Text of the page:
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|Also Known As:||Jacob Gyllenhaal, Jacob Benjamin Gyllenhaal||Died:|
|Born:||December 19, 1980||Cause of Death:|
|Birth Place:||Los Angeles, California, USA||Profession:||actor, busboy, sous chef|
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sexual relationship with a fellow closeted ranch hand (Heath Ledger) during a remote sheep drive, and revisits the agonizing romance sporadically over several decades. The role showcased Gyllenhaal's combination of masculinity and soulfulness to its finest, earning a Supporting Actor Oscar nomination and winning a BAFTA for his accomplishment. During shooting Gyllenhaal became close friends with co-stars Ledger and Michelle Williams and was named the godfather of the pair's daughter, Matilda.Gyllenhaal followed up with a starring role in "Zodiac" (2007), David Fincher's take on the famed Zodiac Killer, as a cartoonist at The San Francisco Chronicle during the 1970s murders, who got involved in the case and later became the foremost expert on the elusive killer who reveled in taunting the media and police. Gyllenhaal rounded out the year with "Rendition," Gavin Hood's ambitious tale of a CIA agent investigating the government's interrogation practices of suspected terrorists. The film was released around the same time as several others that sought to examine international policies of the era, but "Rendition" ranked among the least popular of a generally unpopular genre and was criticized for...
sexual relationship with a fellow closeted ranch hand (Heath Ledger) during a remote sheep drive, and revisits the agonizing romance sporadically over several decades. The role showcased Gyllenhaal's combination of masculinity and soulfulness to its finest, earning a Supporting Actor Oscar nomination and winning a BAFTA for his accomplishment. During shooting Gyllenhaal became close friends with co-stars Ledger and Michelle Williams and was named the godfather of the pair's daughter, Matilda.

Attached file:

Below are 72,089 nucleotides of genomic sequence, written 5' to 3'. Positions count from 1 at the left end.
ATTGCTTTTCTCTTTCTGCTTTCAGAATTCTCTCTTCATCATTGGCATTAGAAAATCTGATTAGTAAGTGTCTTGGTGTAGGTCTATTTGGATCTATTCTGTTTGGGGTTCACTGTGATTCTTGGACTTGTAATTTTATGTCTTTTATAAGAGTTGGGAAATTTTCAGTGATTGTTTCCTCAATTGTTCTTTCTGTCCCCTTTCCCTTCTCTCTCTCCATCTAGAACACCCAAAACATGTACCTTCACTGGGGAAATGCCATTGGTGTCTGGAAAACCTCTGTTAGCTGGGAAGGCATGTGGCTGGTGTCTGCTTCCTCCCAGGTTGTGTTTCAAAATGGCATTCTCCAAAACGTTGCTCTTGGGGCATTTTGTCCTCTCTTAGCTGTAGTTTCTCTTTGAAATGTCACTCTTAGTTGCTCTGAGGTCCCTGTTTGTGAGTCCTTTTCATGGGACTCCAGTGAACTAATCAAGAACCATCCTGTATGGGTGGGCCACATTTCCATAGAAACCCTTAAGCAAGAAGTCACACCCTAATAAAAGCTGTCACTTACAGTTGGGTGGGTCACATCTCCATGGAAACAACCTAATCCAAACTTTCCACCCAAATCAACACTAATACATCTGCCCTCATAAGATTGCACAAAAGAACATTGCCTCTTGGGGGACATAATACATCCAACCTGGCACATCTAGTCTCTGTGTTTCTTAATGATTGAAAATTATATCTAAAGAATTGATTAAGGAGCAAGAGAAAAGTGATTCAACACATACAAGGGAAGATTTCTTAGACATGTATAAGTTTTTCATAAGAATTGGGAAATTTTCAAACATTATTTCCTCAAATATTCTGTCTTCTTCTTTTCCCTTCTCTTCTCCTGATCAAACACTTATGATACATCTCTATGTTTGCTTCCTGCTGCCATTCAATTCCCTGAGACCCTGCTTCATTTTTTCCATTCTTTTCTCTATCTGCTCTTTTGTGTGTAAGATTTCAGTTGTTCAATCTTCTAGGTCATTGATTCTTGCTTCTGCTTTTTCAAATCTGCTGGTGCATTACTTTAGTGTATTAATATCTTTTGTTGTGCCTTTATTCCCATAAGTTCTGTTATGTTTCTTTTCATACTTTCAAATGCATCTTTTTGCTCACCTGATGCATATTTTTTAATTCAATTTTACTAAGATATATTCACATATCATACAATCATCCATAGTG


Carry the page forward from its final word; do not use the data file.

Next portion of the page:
Gyllenhaal followed up with a starring role in "Zodiac" (2007), David Fincher's take on the famed Zodiac Killer, as a cartoonist at The San Francisco Chronicle during the 1970s murders, who got involved in the case and later became the foremost expert on the elusive killer who reveled in taunting the media and police. Gyllenhaal rounded out the year with "Rendition," Gavin Hood's ambitious tale of a CIA agent investigating the government's interrogation practices of suspected terrorists. The film was released around the same time as several others that sought to examine international policies of the era, but "Rendition" ranked among the least popular of a generally unpopular genre and was criticized for oversimplifying its complex subject matter. Gyllenhaal earned more press for his relationship with co-star Reese Witherspoon, on the rebound after a split from husband Ryan Phillippe.
In 2008, Gyllenhaal starred in another politically tinged drama, an adaptation of Danish filmmaker Susanne Bier's "Brothers," which focused on a family's changing dynamics when one brother (Tobey Maguire) is sent to war in Afghanistan, while the other (Gyllenhaal) falls in love with his wife (Natalie Portman). But prior to that filmâ¿¿s release, he was forced to deal with the accidental prescription drug overdose of his "Brokeback Mountain" co-star Heath Ledger on Jan. 22, 2008. The sudden and tragic death of his friend, by all accounts, devastated him. He suffered his own personal travail the following year when his much-publicized relationship with Witherspoon ended, which was denied at first, but later confirmed by Us Weekly. Meanwhile, Gyllenhaal headlined the big-budgeted "Prince of Persia: The Sands of Time" (2010), an adaptation of the popular video game in which he played a rogue 9th-century prince who reluctantly teams up with a rival princess in order to protect a magic dagger that gives its possessor the power to rule the world. Despite a heavy marketing campaign, "Prince of Persia" underwhelmed at the box office. He next starred in the smaller and more critically acclaimed "Love and Other Drugs" (2010), playing a charming pharmaceutical rep who falls into an intoxicating relationship with a free-spirited woman (Anne Hathaway). Gyllenhaal was widely praised for his role, earning a Golden Globe nomination for Best Performance by an Actor in a Motion Picture - Musical or Comedy. At that same time, the actor began another high-profile romance with the much-younger country-music sensation Taylor Swift.